In a recent ranking of the health care systems of high-income countries, the Commonwealth fund ranked the United States the worst out of the 11 analyzed. Along with the well-documented problems of high cost and poor access, the ranking also focused on the administrative inefficiencies in the American System. Unlike other countries, the United States has failed to implement a functioning system of portable Electronic Health Records (EHRs).i This failure leads to the “blocking” of crucial health information and the impairment of the “safety, quality, and effectiveness of care provided to patients.”ii The ability for patients to access their EHRs across multiple providers is important for better care coordination.
In an attempt to address this failure, in 2009 President Obama signed the Health Information Technology for Economic and Clinical Health (HITECH) Act to promote the adoption of EHRs by Medical Providers. Unfortunately, the HITECH Act did not provide adequate incentives to encourage the use of EHRs. By 2015, only 6% of physicians had the ability to share patient data across EHR systems.iii This failure effects the quality of care of every American, but the challenges are greatest for patients who must regularly interact with multiple disconnected healthcare providers, such as American Indians and Alaska Natives.
All federally-recognized American Indians and Alaska Natives (AIANs) are entitled to receive care through the Indian health system managed by the Indian Health Service (IHS). AIANs have historically served in the U.S. military at a higher rate than any other populationiv, and these veterans are also entitled to receive healthcare through the veterans’ healthcare system managed by the Veterans Health Administration (VHA). However, AIAN veterans report significant challenges because IHS systems and VHA systems are not currently interoperable to connect and share patient information with each other.
The 144,844 AIAN Veterans who live in Urban Areasv face an even more complex challenge. Many cities with large populations of AIAN Veterans contain no IHS facilities. IHS-funded Urban Indian Organizations (UIOs) serve 39 cities. Still, UIOs do not provide inpatient healthcare services, so Urban AIAN Veterans must interact with local healthcare systems to fully meet healthcare needs, which do not currently speak to each other.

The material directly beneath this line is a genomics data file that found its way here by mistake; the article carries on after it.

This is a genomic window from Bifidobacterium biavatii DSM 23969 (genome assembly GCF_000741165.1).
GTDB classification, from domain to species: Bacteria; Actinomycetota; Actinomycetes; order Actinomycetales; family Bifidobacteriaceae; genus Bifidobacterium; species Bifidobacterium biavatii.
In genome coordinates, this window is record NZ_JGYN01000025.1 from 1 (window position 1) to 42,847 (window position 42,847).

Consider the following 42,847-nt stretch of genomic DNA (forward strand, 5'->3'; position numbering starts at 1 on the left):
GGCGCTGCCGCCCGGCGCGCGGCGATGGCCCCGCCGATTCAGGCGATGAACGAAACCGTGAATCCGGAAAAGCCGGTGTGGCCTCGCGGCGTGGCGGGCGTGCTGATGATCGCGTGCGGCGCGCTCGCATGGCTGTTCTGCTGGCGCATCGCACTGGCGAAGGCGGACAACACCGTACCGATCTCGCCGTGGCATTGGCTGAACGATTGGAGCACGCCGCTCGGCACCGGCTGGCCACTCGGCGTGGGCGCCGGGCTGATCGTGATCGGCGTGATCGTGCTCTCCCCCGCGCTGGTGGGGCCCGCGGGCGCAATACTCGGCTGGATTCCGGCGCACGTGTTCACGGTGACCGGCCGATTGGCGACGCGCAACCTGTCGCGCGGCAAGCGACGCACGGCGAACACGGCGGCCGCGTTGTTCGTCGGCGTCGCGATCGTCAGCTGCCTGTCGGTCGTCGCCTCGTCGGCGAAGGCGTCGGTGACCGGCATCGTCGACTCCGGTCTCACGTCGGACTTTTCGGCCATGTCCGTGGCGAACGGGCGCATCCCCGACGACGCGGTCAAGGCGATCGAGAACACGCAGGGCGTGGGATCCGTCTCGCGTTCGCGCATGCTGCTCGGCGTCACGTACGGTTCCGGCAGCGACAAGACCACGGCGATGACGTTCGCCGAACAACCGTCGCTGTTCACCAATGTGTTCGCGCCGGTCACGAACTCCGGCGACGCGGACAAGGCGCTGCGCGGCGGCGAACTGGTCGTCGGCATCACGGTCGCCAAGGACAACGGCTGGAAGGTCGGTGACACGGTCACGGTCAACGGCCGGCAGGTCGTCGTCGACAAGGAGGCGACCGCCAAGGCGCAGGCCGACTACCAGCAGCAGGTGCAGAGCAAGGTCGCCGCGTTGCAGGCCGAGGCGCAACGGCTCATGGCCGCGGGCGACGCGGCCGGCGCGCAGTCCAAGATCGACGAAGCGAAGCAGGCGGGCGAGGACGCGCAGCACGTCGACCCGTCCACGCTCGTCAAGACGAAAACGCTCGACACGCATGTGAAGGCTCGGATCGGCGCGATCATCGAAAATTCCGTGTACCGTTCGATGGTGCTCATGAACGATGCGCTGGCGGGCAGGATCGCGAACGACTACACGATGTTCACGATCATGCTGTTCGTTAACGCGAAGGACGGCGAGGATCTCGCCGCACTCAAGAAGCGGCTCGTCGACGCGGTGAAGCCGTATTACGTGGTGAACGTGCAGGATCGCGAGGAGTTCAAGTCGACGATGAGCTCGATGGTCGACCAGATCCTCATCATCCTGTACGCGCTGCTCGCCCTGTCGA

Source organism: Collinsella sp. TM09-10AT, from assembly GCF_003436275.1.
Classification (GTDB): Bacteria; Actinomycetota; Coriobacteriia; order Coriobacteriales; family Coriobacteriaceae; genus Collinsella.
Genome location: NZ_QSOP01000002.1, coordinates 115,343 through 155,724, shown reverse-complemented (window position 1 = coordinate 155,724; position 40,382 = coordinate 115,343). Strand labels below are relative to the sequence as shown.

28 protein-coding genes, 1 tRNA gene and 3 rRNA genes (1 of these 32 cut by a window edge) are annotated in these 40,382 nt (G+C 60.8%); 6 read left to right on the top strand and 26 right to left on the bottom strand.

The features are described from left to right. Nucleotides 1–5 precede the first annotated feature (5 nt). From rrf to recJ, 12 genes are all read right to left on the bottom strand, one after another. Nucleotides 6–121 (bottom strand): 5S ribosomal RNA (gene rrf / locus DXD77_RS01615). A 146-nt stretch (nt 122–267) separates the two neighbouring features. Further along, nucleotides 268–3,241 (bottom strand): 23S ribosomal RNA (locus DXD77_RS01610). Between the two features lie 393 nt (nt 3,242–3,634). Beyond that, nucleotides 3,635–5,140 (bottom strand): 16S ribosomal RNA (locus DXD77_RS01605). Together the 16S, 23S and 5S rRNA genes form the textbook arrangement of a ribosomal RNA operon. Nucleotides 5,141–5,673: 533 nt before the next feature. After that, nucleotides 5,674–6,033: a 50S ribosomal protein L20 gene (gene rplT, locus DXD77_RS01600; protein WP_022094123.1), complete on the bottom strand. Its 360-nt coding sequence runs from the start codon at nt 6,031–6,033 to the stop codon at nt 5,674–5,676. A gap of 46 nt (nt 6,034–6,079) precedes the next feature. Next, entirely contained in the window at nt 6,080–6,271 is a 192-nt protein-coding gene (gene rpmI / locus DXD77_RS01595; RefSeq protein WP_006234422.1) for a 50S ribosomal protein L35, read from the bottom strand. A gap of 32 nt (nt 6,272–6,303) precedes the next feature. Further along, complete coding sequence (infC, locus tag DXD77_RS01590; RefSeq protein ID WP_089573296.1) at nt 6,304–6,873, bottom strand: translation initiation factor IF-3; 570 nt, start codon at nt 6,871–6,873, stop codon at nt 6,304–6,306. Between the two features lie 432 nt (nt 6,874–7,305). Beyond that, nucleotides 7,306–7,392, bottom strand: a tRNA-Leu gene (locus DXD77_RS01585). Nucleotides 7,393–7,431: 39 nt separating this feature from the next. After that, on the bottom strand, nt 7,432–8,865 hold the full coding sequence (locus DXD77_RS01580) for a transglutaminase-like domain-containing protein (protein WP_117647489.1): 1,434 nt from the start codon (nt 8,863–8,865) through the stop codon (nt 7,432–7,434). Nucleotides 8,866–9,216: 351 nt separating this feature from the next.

In the most recent American Community Survey Five-Year Dataset (ACS 2017-21), 9.4% of Urban AIAN Veterans (under age 65) report being “currently covered” by the “Indian Health Service” and 39.4% report being “enrolled for VA health care.” Interestingly, 4.5% report overlapping coverage from IHS and VA.vi
Table 1 lists the percentage of Urban AIAN covered by IHS and VA for the 20 cities with the largest Urban AIAN Veteran Populations from ACS. Unsurprisingly, IHS coverage is lowest in cities which contain no IHS facilities and no Urban Indian facilities (Washington-DC, Houston, Atlanta). The exception are Veterans in Denver and Dallas which report an approximately 5% IHS coverage rate even though those cities do not contain IHS facilities.vii It is possible that some veterans are categorizing their use of services by UIOs as “IHS Coverage” when responding to the American Community Survey. IHS is highest in cities with multiple IHS facilities (Phoenix, Oklahoma City).viii In general, in cities where IHS coverage is high, overlap with VA coverage is also high.
Table 1: IHS and VA Coverage in Twenty Metro Areas with Largest Urban AIAN Veteran Population.
% Covered by IHS
|% Covered by VA||% Covered by IHS and VA||
2021 Urban AIAN Veterans
|Los Angeles, CA||1.6||38.4||0.4||4780|
|New York, NY||7.9||28.5||4.9||4149|
|San Diego, CA||7.6||50.2||3.8||2890|